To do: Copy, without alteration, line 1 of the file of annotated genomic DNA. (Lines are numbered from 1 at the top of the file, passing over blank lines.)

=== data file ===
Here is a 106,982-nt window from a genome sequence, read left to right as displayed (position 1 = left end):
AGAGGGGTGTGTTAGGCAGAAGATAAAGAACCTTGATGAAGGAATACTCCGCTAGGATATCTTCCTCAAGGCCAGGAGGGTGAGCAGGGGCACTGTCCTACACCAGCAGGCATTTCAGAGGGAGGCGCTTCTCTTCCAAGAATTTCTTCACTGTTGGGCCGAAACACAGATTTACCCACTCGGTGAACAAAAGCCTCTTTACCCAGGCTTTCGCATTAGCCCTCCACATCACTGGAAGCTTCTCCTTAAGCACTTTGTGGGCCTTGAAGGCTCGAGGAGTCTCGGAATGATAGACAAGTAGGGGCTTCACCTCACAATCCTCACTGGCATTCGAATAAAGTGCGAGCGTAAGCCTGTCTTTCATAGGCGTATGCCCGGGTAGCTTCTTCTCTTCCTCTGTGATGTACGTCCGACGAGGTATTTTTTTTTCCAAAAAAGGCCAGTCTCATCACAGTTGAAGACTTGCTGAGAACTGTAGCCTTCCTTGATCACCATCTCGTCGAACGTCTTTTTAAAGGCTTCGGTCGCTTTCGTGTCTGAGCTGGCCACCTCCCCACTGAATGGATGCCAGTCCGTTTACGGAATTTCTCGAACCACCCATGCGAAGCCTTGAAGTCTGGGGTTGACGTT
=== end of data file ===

Here is a 106,982-nt window from a genome sequence, read left to right as displayed (position 1 = left end):